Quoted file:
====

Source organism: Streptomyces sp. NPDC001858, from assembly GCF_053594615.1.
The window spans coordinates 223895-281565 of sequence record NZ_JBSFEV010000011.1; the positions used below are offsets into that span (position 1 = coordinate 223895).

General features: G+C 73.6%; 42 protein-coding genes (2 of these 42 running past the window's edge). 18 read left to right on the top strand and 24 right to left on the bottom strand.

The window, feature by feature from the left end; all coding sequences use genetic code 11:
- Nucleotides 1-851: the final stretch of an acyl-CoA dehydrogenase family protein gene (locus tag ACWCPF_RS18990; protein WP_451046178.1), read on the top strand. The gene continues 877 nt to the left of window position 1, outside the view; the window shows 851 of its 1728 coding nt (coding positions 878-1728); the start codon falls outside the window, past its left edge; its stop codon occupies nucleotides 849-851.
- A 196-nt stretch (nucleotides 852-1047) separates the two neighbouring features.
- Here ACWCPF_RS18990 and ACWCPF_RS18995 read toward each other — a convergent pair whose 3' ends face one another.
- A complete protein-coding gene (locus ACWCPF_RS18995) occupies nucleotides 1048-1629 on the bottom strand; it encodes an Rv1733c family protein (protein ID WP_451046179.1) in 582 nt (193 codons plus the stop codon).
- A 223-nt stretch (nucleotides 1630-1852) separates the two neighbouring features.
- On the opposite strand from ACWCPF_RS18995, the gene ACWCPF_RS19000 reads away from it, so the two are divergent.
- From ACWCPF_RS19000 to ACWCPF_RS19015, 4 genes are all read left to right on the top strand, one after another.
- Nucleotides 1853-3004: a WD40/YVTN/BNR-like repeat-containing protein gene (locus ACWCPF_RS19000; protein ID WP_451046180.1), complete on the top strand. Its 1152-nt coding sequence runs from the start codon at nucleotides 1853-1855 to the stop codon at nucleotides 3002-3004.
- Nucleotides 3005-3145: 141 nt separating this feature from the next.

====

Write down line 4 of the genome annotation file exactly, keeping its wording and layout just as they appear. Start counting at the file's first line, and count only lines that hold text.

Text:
The window, feature by feature from the left end; all coding sequences use genetic code 11: